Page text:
Andrew Imbrie/Gunther Schuller
Liner Notes   Cat. No. 80212     Release Date: 1978-07-01
ANDREW IMBRIE
Excerpt(s) from liner notes by Phillip Ramey
Andrew Imbrie was born on April 6,1921, in New York City. He studied piano from the age of four, first with Ann Abajian and then with Pauline and Leo Ornstein from 1930 to 1942 and Robert Casadesus in the summer of 1941. Although Imbrie had begun to 10 compose when very young, he did not study composition until he was in his teens. Abajian had encouraged him to write music, and in 1937 the boy began work with Roger Sessions, who was to have a great impact on his developing style. (Years later Sessions would refer to his former pupil as "one of the leading composers of his generation.") According to Sessions, when Imbrie came to him he had already had "some elementary training in harmony" and had spent the summer of 1937 studying with Nadia Boulanger in France. Reminded of this recently, Imbrie observed, "I wouldn't say that Boulanger's influence on me has been very important."

Initially Imbrie's studies with Sessions were private; after 1939 they were continued at Princeton University, where Imbrie had enrolled. After graduating from Princeton in 1942, he did a four-year tour of duty in the Army Signal Corps before returning in 1946 to work with Sessions at the University of California in Berkeley. In a 1962 article written to mark Sessions' sixty-fifth birthday, Imbrie pinpointed what was perhaps Sessions' greatest influence on his music:

In an era fascinated either by the motive or by "sonority," Sessions speaks most often about line. Those of us who have studied with him will remember with affection his tone of voice in speaking of "the large gesture," "the long line." Music which is deficient in this quality becomes monotonous or static...

. . .

At his best, Imbrie combines generative spontaneity and a restrained but often telling lyricism (which can sometimes blossom into cadenzalike melisma) with rhythmic liveliness and an acute sense of instrumental color; that these qualities should be joined to structural clarity, fluid motivic development, and complex but masterfully controlled contrapuntal textures is a considerable achievement.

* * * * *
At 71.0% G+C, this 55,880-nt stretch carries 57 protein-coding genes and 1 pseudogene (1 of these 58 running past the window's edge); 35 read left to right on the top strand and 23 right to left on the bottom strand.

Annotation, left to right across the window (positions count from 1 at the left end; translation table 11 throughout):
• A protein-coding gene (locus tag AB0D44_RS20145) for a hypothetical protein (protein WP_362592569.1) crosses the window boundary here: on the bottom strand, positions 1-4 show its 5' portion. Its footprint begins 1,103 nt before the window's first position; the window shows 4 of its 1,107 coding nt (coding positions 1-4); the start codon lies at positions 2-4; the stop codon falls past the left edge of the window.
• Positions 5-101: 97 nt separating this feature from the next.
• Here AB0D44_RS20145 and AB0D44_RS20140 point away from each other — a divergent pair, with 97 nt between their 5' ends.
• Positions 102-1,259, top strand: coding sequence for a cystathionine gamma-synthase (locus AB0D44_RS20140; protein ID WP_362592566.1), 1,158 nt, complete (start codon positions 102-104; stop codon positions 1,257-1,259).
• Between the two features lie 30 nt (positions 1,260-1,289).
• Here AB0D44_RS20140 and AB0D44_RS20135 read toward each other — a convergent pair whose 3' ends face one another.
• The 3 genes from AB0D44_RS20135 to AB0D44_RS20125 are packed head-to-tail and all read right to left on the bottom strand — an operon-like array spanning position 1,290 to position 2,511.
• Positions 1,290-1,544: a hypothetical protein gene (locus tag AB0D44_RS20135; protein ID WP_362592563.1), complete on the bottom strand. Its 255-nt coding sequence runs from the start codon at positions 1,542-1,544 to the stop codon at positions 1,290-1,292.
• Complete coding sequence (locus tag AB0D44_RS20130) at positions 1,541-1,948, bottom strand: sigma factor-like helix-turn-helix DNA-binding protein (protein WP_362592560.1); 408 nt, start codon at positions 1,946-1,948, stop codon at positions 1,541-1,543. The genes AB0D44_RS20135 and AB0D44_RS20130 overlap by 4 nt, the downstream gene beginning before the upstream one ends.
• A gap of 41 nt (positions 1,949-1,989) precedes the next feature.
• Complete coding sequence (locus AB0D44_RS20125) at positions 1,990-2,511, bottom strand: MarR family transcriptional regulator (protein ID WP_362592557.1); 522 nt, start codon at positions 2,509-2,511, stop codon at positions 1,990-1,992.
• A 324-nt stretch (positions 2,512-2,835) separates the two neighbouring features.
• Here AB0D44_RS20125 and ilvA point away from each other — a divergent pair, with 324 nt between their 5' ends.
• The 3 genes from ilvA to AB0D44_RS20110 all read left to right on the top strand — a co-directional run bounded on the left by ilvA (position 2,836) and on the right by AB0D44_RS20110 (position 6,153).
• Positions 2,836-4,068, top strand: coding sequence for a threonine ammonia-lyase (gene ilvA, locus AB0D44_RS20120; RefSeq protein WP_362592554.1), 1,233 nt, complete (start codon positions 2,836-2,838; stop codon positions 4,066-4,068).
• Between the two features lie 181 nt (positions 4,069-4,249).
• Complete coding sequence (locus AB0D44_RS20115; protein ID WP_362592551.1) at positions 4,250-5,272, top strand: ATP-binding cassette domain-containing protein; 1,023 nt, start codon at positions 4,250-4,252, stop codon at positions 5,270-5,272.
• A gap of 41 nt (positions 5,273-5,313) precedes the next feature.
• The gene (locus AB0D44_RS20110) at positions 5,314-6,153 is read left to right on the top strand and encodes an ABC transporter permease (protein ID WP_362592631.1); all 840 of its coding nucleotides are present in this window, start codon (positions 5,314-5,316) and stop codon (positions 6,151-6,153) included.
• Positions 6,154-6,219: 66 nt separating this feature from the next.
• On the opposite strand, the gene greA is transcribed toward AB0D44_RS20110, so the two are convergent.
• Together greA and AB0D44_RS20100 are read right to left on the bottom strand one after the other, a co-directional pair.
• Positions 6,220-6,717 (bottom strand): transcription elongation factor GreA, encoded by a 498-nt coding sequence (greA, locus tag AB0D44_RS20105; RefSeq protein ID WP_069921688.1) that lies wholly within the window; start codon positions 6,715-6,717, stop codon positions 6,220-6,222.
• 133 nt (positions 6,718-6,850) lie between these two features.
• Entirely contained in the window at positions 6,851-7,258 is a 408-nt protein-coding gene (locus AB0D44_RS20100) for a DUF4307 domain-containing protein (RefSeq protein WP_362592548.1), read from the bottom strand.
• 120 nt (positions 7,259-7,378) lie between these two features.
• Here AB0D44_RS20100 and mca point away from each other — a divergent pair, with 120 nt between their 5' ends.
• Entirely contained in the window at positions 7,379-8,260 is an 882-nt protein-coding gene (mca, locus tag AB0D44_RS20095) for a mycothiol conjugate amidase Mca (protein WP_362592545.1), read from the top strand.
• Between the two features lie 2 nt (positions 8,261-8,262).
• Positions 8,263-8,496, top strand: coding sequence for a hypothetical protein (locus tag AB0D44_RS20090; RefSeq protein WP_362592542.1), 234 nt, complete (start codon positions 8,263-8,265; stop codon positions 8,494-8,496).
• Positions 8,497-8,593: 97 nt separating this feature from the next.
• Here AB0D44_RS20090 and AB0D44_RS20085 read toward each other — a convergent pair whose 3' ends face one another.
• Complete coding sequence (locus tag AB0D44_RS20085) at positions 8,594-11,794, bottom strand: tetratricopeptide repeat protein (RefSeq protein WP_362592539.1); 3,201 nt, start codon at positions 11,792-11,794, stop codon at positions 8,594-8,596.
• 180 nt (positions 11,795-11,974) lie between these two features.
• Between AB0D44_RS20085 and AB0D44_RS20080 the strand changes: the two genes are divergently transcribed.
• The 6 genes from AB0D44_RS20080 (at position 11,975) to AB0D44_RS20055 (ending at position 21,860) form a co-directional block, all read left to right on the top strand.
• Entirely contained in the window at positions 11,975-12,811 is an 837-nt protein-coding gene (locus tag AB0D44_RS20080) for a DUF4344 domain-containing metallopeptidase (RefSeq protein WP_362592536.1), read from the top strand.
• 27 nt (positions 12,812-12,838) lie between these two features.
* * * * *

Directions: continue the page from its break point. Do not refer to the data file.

GUNTHER SCHULLER String Quartet No. 2 Excerpted from liner note comments by the composer

The Second String Quartet began with a blank piece of manuscript paper thirteen years ago. Some months later, as a result of that mostly inexplicable and mysterious phenomenon we call the "creative process," those blank pages were filled with little dots and lines, symbols, and a few words—untested, untried, unheard except by myself in my inner ear.

The miracle of birth is always wonderful and astonishing. But the realization and translation of those black dots into an audible reality are just as miraculous. For the composer, when the performance is poor, the experience is torturous; when it is beautiful, it is like a rebirth. To my four young colleagues I owe the fact that they made me love my creative child again by carrying the struggle to "realize" the work—I reject the word "interpret"—to the ultimate of their talents and energies. And in that instant they helped to restore and maintain my faith in myself. No composer can receive a greater compliment.

Emerson String Quartet

Andrew Imbrie/Gunther Schuller

MP3/320 $9.99
FLAC $9.99
WAV $9.99
String Quartet No. 4: I. (80453-11)
Anderew Imbrie
Buy
String Quartet No. 4: II. (80453-12)
Anderew Imbrie
Buy
String Quartet No. 4: III. (80453-13)
Anderew Imbrie
Buy
String Quartet No. 2: I. (80453-8)
Gunther Schuller
Buy
String Quartet No. 2: II. (80453-9)
Gunther Schuller
Buy
String Quartet No. 2: III. (80453-10)
Gunther Schuller
Buy

You may also like